Media Scene

WCNC reels in a big fish: Beth Troutman returns to Charlotte

Beth Troutman, Concord native and former congressional candidate, will return to Charlotte television at WCNC (Channel 36).
Beth Troutman, Concord native and former congressional candidate, will return to Charlotte television at WCNC (Channel 36). Observer file photo

Signaling that it is making a serious run at its major competitors, WCNC (Channel 36) has hired former congressional candidate Beth Troutman as co-anchor of its 6 and 11 p.m. newscasts.

Troutman returns to Charlotte with a celebrity status that few in the business can match: She left UNC Chapel Hill with degrees in political science and women’s studies and took her chances in Hollywood, where against all odds she landed a behind-the-scenes job on the acclaimed NBC series “West Wing.”

In 2004, she came home to North Carolina and ran unsuccessfully as a Democrat for Congress against Republican Rep. Robin Hayes. “West Wing” star Martin Sheen came to Kannapolis to campaign for her.

She was on the WCCB (Channel 18) morning show, “Rising,” for nearly four years, where her favorite duty was exchanging political chit-chat with Fox News political analyst Chris Wallace.

But it wasn’t a political show, and Troutman – somewhat weary of the hours and the coaching to be more perky and less cerebral – left in 2008.

Troutman later went on to a syndicated show based in Phoenix called “Right This Minute,” which would find interesting viral videos on the Web and she and her team would peer into laptops and act “oooooh” excited about their discoveries.

It was perfect mindless TV – and was snapped up in more than half of the nation’s TV markets and has just been syndicated in Asia. Before long, Troutman was making appearances on NBC’s “Today Show” as a social media expert.

Troutman says the show taught her to balance her serious and fun sides and leaving it is bittersweet because she loved the work. “I feel so so lucky that I can cover news again and do it in my home, the place I’m so connected to,” she says.

Returning to Charlotte, Troutman, will share the anchor desk with Fred Shropshire, named last month as the station’s co-anchor after the departure of Dave Wagner. Shropshire, who also grew up in North Carolina, is one of the new faces of WCNC recruited by Tegna, formerly Gannett, the station’s new owner.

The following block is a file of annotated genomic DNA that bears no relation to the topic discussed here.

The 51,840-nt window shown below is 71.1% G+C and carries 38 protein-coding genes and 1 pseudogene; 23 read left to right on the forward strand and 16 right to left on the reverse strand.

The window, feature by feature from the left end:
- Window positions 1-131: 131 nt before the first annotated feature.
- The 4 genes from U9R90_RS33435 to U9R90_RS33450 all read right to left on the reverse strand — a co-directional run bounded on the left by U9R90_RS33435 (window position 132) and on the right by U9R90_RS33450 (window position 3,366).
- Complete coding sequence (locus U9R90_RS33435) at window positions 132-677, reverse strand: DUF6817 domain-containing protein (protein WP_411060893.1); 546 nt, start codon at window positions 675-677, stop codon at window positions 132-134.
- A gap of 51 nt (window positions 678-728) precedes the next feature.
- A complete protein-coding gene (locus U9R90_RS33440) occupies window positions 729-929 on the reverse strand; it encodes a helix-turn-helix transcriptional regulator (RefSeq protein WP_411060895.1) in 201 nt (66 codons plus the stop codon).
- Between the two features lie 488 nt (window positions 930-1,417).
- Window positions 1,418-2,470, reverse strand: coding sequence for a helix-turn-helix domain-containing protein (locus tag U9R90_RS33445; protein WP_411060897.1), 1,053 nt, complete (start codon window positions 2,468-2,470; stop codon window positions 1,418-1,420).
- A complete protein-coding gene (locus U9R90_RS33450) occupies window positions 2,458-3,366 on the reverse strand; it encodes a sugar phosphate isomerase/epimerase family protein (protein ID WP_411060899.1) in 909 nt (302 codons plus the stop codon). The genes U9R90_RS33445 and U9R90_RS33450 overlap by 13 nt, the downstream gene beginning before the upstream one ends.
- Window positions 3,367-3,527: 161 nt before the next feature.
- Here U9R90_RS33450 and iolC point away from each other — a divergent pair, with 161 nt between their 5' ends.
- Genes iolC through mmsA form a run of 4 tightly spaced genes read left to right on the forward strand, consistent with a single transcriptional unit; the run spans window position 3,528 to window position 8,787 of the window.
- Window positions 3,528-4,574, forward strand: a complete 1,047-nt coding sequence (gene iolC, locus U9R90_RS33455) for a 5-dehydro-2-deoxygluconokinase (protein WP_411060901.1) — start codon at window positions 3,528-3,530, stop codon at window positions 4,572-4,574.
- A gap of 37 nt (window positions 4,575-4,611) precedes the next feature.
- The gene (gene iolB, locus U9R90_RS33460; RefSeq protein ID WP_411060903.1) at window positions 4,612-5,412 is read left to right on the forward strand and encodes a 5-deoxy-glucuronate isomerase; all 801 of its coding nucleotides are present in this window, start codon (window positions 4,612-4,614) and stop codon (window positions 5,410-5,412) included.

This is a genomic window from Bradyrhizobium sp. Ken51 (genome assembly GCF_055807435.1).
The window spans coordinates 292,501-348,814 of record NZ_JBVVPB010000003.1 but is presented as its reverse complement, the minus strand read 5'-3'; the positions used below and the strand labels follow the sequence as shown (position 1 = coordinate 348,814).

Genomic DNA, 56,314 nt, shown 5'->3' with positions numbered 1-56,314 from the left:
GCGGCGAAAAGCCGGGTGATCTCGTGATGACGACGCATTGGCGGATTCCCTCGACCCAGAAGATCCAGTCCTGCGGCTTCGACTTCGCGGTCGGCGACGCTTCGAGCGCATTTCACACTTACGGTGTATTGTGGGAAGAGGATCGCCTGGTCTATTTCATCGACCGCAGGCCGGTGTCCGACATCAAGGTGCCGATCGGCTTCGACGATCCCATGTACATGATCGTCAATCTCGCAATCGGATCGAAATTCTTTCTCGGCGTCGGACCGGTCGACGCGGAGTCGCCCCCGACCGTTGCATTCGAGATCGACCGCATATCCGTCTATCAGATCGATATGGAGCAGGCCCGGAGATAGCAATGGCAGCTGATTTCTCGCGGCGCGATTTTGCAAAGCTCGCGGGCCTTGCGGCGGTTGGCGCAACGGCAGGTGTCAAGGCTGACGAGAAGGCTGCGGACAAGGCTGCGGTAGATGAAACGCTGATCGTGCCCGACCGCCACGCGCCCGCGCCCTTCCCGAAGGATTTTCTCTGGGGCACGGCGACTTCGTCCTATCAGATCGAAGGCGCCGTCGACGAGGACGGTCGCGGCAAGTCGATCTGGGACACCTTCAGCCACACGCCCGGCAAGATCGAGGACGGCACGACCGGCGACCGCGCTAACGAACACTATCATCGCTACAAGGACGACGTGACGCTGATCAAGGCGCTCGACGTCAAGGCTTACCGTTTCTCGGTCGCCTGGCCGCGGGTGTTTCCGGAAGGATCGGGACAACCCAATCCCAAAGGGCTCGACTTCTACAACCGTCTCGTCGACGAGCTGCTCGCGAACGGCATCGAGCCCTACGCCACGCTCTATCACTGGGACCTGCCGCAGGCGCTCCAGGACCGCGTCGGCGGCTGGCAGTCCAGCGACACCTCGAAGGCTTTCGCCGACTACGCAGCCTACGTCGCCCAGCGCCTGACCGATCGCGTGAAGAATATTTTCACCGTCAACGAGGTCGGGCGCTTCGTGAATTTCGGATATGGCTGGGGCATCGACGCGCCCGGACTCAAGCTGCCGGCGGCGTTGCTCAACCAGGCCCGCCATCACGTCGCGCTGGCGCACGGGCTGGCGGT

They have not yet met, Troutman says, but she and Shropshire attended UNC at the same time and probably have crossed paths.

“This marks a new era for NBC Charlotte,” said WCNC general manager Deborah Collura in a statement. “After working in the national spotlight, Beth is coming home.”

OK, maybe not the national spotlight. “Right This Minute” aired at 1:30 p.m. on Charlotte’s Fox affiliate, WJZY (Channel 46), and never in prime time. It was, however, widely syndicated.

But Troutman, 38, is definitely coming home. Raised in Concord in the family that owns Troutman’s Barbecue, Troutman was an honors student and ran track at Concord High School. She was Miss Cabarrus County 1997, but has never fit the pageant stereotype. She has an extended family in Concord. “I’m actually the only one who ever left,” she says.

She returns at a critical time in her family’s life. Her mother, Nancy Troutman, has been battling ovarian cancer for four years, and she wants to spend more time with her.

“It’s such a hard thing to battle from afar. There are so many things about life that are so finite.”

Troutman says the job inquiry from at WCNC came out of the blue at a grocery store. “I just got a random phone call. I was going into Safeway to get some soup.”

Collura called her from a TV consultant’s office in Dallas after seeing her on tape. She asked whether she might be interested in talking about coming home.

“This is a beautiful opportunity in a place that I love and to be with the people I love,” says Troutman, who remembers admiring WCNC anchor Jesse Johnson in the early ’90s while growing up in Concord. “I don’t know what I did for this rare thing to happen to me.”

Troutman says she hopes for a role that goes beyond the regular formula of local news.

“Not just covering crime and car accidents, but covering the amazing things people are doing. … We have a tendency to focus on the negative and not enough on the positive and I want people to be inspired and get a full sense of what a community is about, not just fear.”

Troutman is expected to start on the anchor desk in September.

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